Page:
feminism

"So, what's it gonna be? Do you want to be a writer... or not?" - Seminar

I'm in a play on Saturday! Yay!

It's Seminar, by Theresa Rebeck. I'll be playing Kate. You can still get tickets at seminartac.brownpapertickets.com

There are a few interesting things about this show. One is the discussion of how feminist it is. You all know by now that I'm pretty feminist, and I think this play agrees with the feminism that I believe in. But there's also a pretty easy argument that it is, in fact, anti-feminist. I'll go into that more in a different post. For now, though, no spoilers! You'll just have to come see the show and then discuss it with me afterwards.

More than that, though, is the level to which I've been able to discuss acting, performance, writing, and art with artists whom I respect and admire by working with them in this show. I know actors always talk about how much we learn in every show/film/whatever. But this is a play all about what it means to reveal yourself, to be vulnerable, and to be an artist. And here I've gotten to be surrounded by thoughtful, deliberate people and discuss what that means both within the context of the show and in our own lives.

And last night I had a wonderful experience with my Martin, Christopher Erlendson, where we spent hours going in depth about character, how Martin sees everyone else in the show, what it means to play emotions and how to do it. And I realized what a special place we're at in our careers, where we've found people who are really that good - the people we're going to "come up" with as we move through the ranks - and we have the time to sit down and really decide what acting means to us. Emotions. The human condition. Relationships and what it is to connect with another human being.

I've seen stories from people who "made it" and then later on in life looked back and their favorite part was their early careers where they didn't have the money they made later on, but they had everything in front of them, and I always used to look at those and be like "yeah, but career and financial security would be nice." But now I think I get it? I don't have the benefit of that length of experience yet, but I realized that I'm at that place in my career, and I'm so grateful to have such cool people with whom I get to go through it.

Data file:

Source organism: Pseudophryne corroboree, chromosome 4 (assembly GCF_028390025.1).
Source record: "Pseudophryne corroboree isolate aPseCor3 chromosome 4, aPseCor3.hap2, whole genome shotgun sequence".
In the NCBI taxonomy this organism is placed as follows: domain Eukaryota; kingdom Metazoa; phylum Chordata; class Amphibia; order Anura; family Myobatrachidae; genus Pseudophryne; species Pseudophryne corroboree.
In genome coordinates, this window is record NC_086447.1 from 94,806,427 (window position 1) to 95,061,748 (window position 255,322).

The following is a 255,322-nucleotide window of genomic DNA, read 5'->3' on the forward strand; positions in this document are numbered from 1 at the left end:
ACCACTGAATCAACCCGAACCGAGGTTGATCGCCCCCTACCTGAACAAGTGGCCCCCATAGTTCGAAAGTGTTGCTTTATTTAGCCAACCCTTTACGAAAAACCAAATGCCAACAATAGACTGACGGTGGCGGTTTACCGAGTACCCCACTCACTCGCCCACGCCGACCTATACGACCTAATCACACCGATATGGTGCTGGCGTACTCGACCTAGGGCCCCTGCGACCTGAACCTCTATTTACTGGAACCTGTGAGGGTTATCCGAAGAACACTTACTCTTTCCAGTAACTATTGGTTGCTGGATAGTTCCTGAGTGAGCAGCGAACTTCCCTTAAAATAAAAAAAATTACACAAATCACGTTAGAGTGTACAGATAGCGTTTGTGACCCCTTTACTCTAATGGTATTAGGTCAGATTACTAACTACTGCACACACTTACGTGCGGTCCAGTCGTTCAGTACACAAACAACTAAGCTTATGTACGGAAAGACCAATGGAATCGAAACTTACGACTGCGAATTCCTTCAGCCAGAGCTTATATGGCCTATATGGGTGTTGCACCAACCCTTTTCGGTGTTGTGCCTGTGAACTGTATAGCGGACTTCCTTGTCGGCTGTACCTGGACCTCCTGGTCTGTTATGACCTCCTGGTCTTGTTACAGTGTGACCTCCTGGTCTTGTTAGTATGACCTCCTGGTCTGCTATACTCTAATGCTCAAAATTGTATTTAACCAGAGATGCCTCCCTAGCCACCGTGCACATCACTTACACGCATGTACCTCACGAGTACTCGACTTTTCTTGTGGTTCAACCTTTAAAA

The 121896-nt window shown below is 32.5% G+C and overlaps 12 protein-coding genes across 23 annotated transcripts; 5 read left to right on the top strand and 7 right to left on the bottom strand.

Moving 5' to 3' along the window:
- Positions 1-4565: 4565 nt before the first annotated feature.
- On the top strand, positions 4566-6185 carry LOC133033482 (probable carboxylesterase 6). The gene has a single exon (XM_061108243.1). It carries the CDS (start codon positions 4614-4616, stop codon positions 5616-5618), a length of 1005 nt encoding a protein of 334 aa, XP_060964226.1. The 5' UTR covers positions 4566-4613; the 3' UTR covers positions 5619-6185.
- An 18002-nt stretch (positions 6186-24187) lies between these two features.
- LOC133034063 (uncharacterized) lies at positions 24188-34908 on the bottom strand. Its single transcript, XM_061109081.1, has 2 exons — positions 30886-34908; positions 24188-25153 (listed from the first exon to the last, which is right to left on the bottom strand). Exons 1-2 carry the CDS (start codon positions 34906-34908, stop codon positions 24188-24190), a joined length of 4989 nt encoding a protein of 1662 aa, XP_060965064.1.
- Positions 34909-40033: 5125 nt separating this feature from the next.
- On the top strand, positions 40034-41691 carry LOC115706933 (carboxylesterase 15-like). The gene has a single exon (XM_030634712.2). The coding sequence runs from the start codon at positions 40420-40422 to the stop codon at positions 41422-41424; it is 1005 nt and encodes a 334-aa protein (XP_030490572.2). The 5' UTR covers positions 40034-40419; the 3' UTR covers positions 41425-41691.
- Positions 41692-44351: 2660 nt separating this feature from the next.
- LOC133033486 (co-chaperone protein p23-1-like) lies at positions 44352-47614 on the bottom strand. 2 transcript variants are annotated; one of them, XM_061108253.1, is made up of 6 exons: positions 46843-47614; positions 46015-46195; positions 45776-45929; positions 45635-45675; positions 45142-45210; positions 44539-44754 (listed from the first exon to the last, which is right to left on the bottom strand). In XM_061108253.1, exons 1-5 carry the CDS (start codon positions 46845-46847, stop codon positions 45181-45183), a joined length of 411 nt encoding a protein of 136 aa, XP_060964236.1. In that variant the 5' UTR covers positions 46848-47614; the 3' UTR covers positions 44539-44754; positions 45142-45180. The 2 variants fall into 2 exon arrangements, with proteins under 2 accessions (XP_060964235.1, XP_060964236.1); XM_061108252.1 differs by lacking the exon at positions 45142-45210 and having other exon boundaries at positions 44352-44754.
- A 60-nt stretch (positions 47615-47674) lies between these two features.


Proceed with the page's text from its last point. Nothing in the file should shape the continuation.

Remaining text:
Anyway, come see Seminar this Saturday! I promise it'll be a cool show. 

"Women will never be able to relax about their bodies the way that men can." - Kristen Schaal

Yesterday this guy I know and I were teasing each other. Totally in fun, he said that I "better" do something. I don't even remember what. And I asked him "I better do it or what?" since it's not like he can make me do anything. And still totally joking, he said "Or I'm gonna grab you by the pussy."

So I looked him square in the eye and said "If you want to grab a handful of blood, that's up to you."

And upon realizing that meant that I'm on my period, he freaked out. I wonder why it's okay for him to have made a joke about rape, but it's disgusting when I bring up something that happens to half of all humans.

Yup, this is one of those posts where I am a strident feminist.

I'm not going to try to convince anyone why rape jokes are bad over the internet. There are plenty of well-written articles about that from more informed people than me. But just, can we, as a culture, get over the idea that a menstruating is disgusting? It happens to everyone born with female anatomy. If there are four random people with uteruses (uterusi? uterusae?) in a room, odds are that one of them will be bleeding on any given day. The feminine hygiene industry is massive.

And yet, for a quarter of my life between ages 13 and, roughly, 50, the natural things my body does is considered disgusting. Like, more so than the idea of molesting it.

I can't say I know what to do about it. It's hardly like this one post is going to reach 3.5 billion men and affect them the way I wish it could.